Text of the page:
Vaughn Stein’s Every Breath You Take belongs to a nearly bygone subgenre: the domestic stalker thriller. Epitomized by Curtis Hanson’s The Hand that Rocks the Cradle, these films were particularly common in the 1990s, hinging on a fear of a traumatic event powerful enough to unravel familial bonds. A psychopath slides into heroes’ homes on waves of discord, and the genre’s perverse fun resides in watching a family’s sense of security insidiously subverted and turned against itself. This sort of amusement is nowhere to be found in Every Breath You Take, however, as the targeted family is already zombified by grief and ennui, with no illusions for a villain to shatter.
Philip (Casey Affleck) is a psychiatrist with a plumb practice and teaching position at a university. His wealth, prominence, and chilliness are succinctly embodied by his impressive home in the mountains, a chic yet impersonal blend of cabin and mansion with several wings, a pool, expensive paintings, and abundant in negative space and reflective surfaces. This set design is Every Breath You Take’s wittiest touch, an almost cheekily obvious metaphor for Philip’s alienation that may nevertheless inspire envy in the audience.
Philip’s wife, Grace (Michelle Monaghan), and teenage daughter, Lucy (India Eisley), clearly resent him for reasons that will be parceled out over the course of the film’s running time, though a hint is dropped early on when Philip boasts to a class about how he discussed personal issues with an unstable patient that he doesn’t even share with Grace. A more inventive film might poke fun at Philip’s egocentric cluelessness, but for Stein and screenwriter David Murray, the man’s behavior is only a matter of setup. Philip’s blurring of personal and professional boundaries, which may strike one as a subconscious plea for an ethics investigation, is offered up by him as an experimental therapy that can reach troubled minds where previous techniques and even medications cannot. Calamity soon ensues, though, when the patient (Emily Alyn Lind) kills herself, and her brother, James (Sam Ciaflin), comes out of nowhere and begins to show an unseemly interest in Philip’s family.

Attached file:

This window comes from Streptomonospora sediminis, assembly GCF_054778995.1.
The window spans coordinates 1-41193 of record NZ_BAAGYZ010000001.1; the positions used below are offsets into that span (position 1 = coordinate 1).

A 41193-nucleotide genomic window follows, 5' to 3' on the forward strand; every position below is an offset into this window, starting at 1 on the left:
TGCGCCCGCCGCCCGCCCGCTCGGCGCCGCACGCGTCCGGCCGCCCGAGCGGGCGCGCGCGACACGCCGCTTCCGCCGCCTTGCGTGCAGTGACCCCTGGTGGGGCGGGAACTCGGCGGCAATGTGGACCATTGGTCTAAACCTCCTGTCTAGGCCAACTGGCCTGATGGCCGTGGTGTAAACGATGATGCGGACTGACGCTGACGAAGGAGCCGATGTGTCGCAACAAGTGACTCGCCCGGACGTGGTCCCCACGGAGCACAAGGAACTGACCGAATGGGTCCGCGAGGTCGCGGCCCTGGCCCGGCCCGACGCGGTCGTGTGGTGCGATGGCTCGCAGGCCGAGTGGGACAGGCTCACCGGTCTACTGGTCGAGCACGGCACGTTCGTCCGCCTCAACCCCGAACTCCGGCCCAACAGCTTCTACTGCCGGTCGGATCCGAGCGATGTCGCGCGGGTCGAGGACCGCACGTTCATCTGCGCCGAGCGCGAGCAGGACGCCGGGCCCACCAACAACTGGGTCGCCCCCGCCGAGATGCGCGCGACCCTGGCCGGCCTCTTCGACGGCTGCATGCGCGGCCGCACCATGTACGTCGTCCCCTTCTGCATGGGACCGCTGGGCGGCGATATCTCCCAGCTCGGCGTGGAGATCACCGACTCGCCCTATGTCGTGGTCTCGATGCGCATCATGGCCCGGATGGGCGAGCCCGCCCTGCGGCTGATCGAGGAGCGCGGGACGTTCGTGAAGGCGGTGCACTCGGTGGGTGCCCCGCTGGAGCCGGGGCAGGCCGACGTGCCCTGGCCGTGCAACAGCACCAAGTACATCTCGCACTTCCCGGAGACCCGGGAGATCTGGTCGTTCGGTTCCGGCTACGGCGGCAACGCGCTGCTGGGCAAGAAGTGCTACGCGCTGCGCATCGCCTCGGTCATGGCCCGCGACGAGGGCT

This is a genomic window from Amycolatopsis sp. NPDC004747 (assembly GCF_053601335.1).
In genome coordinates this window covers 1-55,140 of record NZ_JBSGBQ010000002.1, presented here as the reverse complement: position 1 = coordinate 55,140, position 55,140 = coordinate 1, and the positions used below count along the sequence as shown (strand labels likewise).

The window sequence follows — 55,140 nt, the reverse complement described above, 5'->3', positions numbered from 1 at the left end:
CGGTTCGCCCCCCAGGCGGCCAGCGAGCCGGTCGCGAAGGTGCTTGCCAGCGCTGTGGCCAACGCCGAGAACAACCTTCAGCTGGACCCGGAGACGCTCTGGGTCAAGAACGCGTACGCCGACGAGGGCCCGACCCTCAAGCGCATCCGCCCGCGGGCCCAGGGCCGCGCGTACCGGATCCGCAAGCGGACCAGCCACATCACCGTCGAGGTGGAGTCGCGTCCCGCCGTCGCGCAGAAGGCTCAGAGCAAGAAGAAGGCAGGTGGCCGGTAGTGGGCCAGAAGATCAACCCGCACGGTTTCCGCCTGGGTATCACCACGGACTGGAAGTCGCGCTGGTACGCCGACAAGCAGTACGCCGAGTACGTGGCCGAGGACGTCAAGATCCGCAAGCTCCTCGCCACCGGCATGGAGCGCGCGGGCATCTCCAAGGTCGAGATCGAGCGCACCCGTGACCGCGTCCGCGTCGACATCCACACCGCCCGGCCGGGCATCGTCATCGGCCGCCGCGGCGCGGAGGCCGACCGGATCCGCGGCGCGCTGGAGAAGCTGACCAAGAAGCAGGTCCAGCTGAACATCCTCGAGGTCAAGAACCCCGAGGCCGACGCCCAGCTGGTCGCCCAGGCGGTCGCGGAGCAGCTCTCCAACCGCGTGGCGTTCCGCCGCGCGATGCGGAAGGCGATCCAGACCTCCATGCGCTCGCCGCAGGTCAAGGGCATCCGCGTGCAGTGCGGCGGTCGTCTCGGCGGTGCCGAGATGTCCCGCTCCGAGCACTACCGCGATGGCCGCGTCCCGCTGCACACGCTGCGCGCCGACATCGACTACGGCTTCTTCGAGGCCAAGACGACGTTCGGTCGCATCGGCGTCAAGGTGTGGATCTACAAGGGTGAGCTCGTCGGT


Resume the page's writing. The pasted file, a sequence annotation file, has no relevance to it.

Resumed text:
Taut and lantern-jawed, with a dreamy British accent to boot, James knows exactly what woebegone Grace and Lucy need, namely courtly attention laced with a heavy lather of sexual possibilities. And there’s the potential here for a resonant contrast between how two women informed by differing levels of maturity respond to emotional manipulation. But the filmmakers don’t really differentiate Grace and Lucy’s behavior apart from establishing the obvious differences between a married woman feeling guilty about a blossoming attraction and a young woman flush with the eagerness to have new experiences. Grace and Lucy’s scenes with James are virtually interchangeable apart from surface details, and quickly grow repetitive. But the women are more vivid than Philip, who’s played by Affleck with a risible impassivity that suggests less the character’s depression than the actor’s boredom.
Ciaflin walks away with Every Breath You Take by default, leaning into, and even parodying, James’s smug, contemptuous idea of sincerity, though his promising performance is undercut by the film’s inability to escalate or explore the ramifications of its premise. The sexual, violent impulses undergirding the narrative rarely explode, offering no great physical or emotional catharsis. Even the film’s one forbidden sex scene is vaguely and perfunctorily shot so as to not disrupt the rote, inhibited tastefulness that strands Every Breath You Take in a holding pattern. Which is to say that the film is as timid as its forgettable protagonist.